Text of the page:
# Lambda over types.

oleg@pobox.com oleg@pobox.com
Fri, 5 Apr 2002 13:51:10 -0800 (PST)

```> Well, I tried to fix the problems you mention.  Results attached.

I'm sorry I can't get it to work.
The simplest example passes:

Lambda> :t eval (A (L x0 x0) x1)
eval (A (L x0 x0) x1) :: Next X

but even anything more complex seems to fail:

Lambda> :t eval (A (L x0 x0) (A x0 x0))
eval (A (L x0 x0) (A x0 x0)) :: Eval (A (L X X) (A X X)) a => a

The reduce functions seems to do better:

Lambda> :t reduce (A (L x0 x0) (L x1 x1))
reduce (A (L x0 x0) (L x1 x1)) :: (L (Next X) (Next X),T)

but fails on more complex examples:
Lambda> :t reduce (A (L x0 (L x1 (A x0 x1))) x2)
reduce (A (L x0 (L x1 (A x0 x1))) x2) :: Reduce (A (L X (L (Next X) (A
X (Next X)))) (Next (Next X))) (L a (A b c)) d => (L a (A b c),d)

> I have managed to do without de Brujin  notation.
It seems that you've implemented something like the calculus of
explicit substitutions. The latter has a 'shift' operation to shift
up all the variables: s0 -> s1, s1 -> s2, etc.

> I'll try to come up with a regression test suite
You may want to try evaluating the following terms:

((lambda (x) (x x)) (lambda (y) (y z)))
==> (z z)

(lambda (a) ((lambda (x) (lambda (a) (x a))) a))
==> (lambda (a) (lambda (a-new) (a a-new)))

; compute a*(a+b)
(
(lambda (a) (lambda (b)
(lambda (f) (a (lambda (x) ((b f) ((a f) x)))))))

(lambda (f) (lambda (x) (f (f x))))	; Numeral 2
(lambda (f) (lambda (x) (f x)))	; Numeral 1
)
==> numeral for 6

These are some of the tests from my meta-lambda calculator.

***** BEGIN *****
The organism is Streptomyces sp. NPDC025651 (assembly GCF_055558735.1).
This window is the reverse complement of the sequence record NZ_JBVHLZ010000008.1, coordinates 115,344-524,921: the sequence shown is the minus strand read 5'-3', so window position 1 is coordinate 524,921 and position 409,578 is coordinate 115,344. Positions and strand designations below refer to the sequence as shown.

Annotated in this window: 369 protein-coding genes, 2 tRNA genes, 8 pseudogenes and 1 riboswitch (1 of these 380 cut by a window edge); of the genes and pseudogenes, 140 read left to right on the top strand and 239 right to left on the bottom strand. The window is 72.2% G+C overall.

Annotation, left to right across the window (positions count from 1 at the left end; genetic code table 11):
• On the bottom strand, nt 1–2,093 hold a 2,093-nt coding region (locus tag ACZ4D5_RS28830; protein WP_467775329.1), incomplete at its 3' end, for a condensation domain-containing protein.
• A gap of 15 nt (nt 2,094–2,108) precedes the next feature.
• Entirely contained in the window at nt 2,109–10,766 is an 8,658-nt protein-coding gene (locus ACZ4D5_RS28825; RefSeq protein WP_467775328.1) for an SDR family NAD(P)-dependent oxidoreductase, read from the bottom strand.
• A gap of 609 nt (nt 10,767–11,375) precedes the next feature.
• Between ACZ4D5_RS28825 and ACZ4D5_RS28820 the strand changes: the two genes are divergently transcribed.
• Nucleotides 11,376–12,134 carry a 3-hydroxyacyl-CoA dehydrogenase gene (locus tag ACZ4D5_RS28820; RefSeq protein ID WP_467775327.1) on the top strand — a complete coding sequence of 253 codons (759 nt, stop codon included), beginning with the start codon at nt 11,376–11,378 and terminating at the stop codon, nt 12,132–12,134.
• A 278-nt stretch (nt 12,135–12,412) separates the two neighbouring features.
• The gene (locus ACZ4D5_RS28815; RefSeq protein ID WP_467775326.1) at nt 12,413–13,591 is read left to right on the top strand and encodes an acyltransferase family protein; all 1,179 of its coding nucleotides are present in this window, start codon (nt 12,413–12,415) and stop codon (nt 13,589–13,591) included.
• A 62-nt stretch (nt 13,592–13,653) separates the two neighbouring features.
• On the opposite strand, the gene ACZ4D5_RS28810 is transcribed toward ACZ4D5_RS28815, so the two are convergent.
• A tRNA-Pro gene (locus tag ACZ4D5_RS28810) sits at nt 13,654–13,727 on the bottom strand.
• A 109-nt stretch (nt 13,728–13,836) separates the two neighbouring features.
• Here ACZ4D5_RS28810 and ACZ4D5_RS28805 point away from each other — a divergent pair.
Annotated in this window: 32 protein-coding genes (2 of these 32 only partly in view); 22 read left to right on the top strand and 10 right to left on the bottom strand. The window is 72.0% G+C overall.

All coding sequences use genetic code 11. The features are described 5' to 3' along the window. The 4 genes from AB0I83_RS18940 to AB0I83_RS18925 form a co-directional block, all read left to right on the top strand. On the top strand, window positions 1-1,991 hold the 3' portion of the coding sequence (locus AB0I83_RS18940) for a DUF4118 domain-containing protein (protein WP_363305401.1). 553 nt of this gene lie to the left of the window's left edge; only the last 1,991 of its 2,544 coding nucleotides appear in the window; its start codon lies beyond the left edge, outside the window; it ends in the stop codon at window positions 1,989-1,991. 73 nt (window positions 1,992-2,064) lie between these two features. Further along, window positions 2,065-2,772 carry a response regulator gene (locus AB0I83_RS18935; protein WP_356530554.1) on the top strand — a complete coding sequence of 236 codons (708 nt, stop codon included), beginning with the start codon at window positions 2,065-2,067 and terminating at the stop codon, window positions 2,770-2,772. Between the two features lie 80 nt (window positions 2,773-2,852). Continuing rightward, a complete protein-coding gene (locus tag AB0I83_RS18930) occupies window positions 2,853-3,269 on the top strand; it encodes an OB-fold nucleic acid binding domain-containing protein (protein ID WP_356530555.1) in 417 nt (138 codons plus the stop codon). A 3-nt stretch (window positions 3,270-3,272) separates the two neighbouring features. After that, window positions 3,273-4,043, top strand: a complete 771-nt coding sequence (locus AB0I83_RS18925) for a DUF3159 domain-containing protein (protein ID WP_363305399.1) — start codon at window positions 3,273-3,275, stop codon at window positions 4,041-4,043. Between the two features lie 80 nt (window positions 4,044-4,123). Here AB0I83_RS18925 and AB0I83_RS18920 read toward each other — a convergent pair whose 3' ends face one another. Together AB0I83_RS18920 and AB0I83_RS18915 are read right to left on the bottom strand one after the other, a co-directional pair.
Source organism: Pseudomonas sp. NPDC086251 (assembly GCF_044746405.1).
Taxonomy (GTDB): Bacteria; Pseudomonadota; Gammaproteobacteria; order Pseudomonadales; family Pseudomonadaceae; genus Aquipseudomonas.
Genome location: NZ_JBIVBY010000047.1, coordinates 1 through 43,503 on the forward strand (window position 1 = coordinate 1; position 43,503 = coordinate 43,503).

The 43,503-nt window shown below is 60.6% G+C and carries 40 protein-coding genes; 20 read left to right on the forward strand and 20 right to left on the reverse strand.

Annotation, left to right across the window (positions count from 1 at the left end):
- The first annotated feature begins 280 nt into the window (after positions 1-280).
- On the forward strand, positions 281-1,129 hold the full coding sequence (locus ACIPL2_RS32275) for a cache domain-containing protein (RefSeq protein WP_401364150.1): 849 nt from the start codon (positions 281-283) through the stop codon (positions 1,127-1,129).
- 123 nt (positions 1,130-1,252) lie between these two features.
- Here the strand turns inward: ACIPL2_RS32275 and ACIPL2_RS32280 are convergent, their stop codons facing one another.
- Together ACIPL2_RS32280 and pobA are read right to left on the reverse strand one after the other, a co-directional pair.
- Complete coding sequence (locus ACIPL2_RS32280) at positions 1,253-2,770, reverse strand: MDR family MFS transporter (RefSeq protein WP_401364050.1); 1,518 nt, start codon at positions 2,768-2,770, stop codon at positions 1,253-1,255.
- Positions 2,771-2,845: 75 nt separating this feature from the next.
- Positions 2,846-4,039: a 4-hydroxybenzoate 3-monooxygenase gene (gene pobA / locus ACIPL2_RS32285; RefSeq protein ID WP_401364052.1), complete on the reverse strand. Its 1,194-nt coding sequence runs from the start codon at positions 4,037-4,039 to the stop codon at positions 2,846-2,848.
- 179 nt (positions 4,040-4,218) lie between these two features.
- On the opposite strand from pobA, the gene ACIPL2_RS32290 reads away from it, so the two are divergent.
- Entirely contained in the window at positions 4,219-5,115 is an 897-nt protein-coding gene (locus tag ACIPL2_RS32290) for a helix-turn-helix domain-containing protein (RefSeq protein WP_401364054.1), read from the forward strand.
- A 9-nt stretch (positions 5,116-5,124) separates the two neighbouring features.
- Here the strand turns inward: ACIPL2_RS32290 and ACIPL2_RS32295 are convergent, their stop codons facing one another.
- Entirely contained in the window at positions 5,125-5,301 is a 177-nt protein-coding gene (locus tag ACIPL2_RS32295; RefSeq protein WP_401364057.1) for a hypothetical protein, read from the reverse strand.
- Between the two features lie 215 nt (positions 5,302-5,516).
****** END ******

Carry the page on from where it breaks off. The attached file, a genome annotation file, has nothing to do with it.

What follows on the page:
The normal-order evaluator recipe includes a "repeat until done"
phrase. This is one of the challenging aspects: keeping track when
done. It seems there is a simpler, purely recursive way of performing
the normal reductions. First we need a more general notation for
applications: (A t (C t1 (C t2 CNil))) is the same as ((A t t1) t2).
The algorithm can be expressed as a sequence of the following
re-writing rules, which must be tried in the order given:

; The top-level is a lambda-term: reduce inside
Eval (L x body) -> (L x (Eval body))
; The top-most leftmost is a redex
; Reduce it and retry from the top
Eval ((L x body) term) -> Eval (Beta x body term)
; The topmost is a nested application
; Unfold using the associativity rule:
; If (a b) is not a redex and a is not a pair, we try reducing b
; If (a b) is not a redex and a is a pair (x y), we unfold this
; as (x y b) and repeat.
Eval ((x) rest) -> Eval (x rest)  ; (x) is the same as x
Eval ((x y . in-rest) . rest) -> Eval (Append (x y . in-rest) rest)
; In topmost (x y z ...), x is not an appl and not an abst
; It is equivalent to ((x y) z ...)
; Try to reduce y, z, etc. separately
Eval (x y . rest) -> (A x (Map Eval (y . rest)))
; The topmost is (x) -- remove the extra parens
Eval (term) -> Eval term
Eval var -> var

This algorithm has been literally implemented in
http://pobox.com/~oleg/ftp/Computation/rewriting-rule-lambda.txt
(in a continuation-passing-style).

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